Weatherproofing is another important feature that outdoor TVs bring to the table. This includes things like cooling fans, heat sinks, and other technology to keep the TV cool even in the heat of the summer. Furthermore, they are sealed against dust, rain, snow, dirt, and other random debris that might otherwise weasel their way into your TV.
How to Get Video to Your Outdoor TV
Even a top-of-the-line outdoor TV is little use without a way to get content to it.
- The easiest (and most weatherproof) way is to use a wireless setup. Some outdoor TVs include smart TV functionality, so you’ll be covered as long as you have internet access.
- For TVs that lack built-in smart functionality, there are wireless HDMI adapters available that can beam the signal from a set-top box indoors out to the TV. The only thing is weatherproof wireless HDMI adapters are somewhat hard to find.
- If wireless isn’t an option, you can also run an extra-long HDMI cable from an indoor DVR or set-top box to the outdoor TV. Set-top boxes themselves aren’t generally meant for outdoor use.
- Lastly, you can hook up an HDTV antenna and get some cable channels that way. Outdoor antennas tend to be less sleek than their indoor counterparts, but they’re affordable and get the job done. We like this one from RCA.
When mounting the TV, you’ll want to make sure you leave room for any additional outdoor speakers (this outdoor soundbar is great), antennas, or enclosures you want to include. Many of these TVs either come with or require a soundbar to get decent sound, due to the thick enclosures and waterproofing. A soundbar will also help with getting your TV audio through the outdoor noise ambiance.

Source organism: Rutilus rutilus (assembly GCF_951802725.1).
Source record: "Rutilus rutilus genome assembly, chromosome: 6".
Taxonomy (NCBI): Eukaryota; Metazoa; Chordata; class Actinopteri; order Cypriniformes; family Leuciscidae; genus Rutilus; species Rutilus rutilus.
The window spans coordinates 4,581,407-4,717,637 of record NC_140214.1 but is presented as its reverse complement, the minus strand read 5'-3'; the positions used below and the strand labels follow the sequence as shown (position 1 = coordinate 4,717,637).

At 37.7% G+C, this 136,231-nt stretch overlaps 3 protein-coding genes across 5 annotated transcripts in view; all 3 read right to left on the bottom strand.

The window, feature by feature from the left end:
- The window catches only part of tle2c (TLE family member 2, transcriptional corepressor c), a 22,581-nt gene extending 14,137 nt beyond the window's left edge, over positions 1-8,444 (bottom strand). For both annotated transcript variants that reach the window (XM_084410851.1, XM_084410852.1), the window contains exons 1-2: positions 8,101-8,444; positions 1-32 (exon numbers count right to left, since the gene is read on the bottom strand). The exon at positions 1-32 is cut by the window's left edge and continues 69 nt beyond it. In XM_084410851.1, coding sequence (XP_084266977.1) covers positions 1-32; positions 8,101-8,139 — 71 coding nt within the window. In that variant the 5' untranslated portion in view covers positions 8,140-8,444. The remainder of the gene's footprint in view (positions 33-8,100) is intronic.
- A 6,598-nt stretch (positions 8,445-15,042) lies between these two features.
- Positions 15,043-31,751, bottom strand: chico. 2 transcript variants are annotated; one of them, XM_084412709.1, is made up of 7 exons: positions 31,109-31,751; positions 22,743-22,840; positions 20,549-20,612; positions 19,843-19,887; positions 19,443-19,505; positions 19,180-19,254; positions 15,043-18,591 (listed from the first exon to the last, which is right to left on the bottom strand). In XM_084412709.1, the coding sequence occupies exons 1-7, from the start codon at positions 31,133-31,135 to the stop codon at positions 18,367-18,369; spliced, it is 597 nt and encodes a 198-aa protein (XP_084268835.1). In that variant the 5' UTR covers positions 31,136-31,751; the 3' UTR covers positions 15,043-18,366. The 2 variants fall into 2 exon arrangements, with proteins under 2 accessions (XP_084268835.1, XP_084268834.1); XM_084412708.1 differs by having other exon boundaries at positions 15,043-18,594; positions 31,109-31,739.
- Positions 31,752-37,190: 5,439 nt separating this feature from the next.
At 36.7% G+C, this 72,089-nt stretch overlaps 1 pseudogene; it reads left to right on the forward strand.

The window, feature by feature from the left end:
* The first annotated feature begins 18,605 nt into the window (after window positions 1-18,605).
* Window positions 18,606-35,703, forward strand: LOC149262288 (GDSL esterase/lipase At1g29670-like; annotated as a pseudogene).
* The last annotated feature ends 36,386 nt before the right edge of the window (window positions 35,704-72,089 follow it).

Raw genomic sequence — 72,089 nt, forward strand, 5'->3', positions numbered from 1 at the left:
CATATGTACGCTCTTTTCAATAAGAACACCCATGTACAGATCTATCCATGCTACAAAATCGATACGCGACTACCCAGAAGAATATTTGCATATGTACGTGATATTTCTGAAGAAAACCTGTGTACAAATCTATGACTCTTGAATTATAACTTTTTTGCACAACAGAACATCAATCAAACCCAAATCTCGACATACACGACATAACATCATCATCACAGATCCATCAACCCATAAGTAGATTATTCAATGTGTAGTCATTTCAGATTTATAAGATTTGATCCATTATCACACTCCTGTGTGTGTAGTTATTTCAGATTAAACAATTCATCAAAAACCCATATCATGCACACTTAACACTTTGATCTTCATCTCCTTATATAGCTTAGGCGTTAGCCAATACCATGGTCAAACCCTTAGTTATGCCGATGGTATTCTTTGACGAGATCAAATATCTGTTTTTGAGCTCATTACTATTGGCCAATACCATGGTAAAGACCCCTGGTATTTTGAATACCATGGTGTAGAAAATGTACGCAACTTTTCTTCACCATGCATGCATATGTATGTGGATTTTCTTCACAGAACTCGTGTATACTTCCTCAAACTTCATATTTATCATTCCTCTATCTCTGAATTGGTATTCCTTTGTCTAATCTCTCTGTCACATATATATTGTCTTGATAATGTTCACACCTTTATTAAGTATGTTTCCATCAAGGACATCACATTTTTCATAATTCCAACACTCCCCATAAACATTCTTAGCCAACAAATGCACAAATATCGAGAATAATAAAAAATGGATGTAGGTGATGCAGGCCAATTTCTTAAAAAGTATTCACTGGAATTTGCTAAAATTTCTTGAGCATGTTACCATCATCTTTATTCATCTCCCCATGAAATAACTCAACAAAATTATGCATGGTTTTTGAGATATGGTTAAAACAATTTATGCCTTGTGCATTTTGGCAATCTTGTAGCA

The most sturdy and versatile option for installing your outdoor TV is to use a mount. If you’re not sure where to start, check out our guide to the best TV mounts.
FAQs about Outdoor TVs
Can I use an indoor TV outside?
No. Using a standard TV (meant for indoor use) outside for any length of time is a great way to end up with a ruined TV. We’re not exaggerating—don’t do this!
Condensation, heat, and drastic temperature changes can cause moisture to build up inside a TV set, and it doesn’t take much moisture to ruin electronics. Most outdoor TVs have fans, heat sinks, and serious ventilation to raise operating temperatures and combat this effect. Indoor TVs don’t.
Do I need a cover for an outdoor TV?
Strictly speaking, no. Since an outdoor TV is inherently weatherproof, you shouldn’t need to cover it. However, we’d recommend one anyway, if only to keep it clean. After all, you’re probably spending several thousand dollars on this piece of gear.
You could also consider an enclosure for the whole entertainment system, though this really depends on how you’re mounting the TV.
Are there any cheap outdoor TVs?
Unfortunately, no. Even cheap outdoor TV sets tend to be around $1,000—considerably more than a budget indoor set, so plan on dishing out a good chunk of cash. The brightness requirements and the cost of weatherproofing a TV is no cheap feat.
Outdoor TVs aren’t cheap by any means, but they can be a rewarding investment if you spend a lot of time outside—especially for those looking to upgrade their outdoor entertainment setup. If you have a favorite brand of outdoor TV that’s served you well, let us know in the comments! We’re always looking to learn more about what’s out there.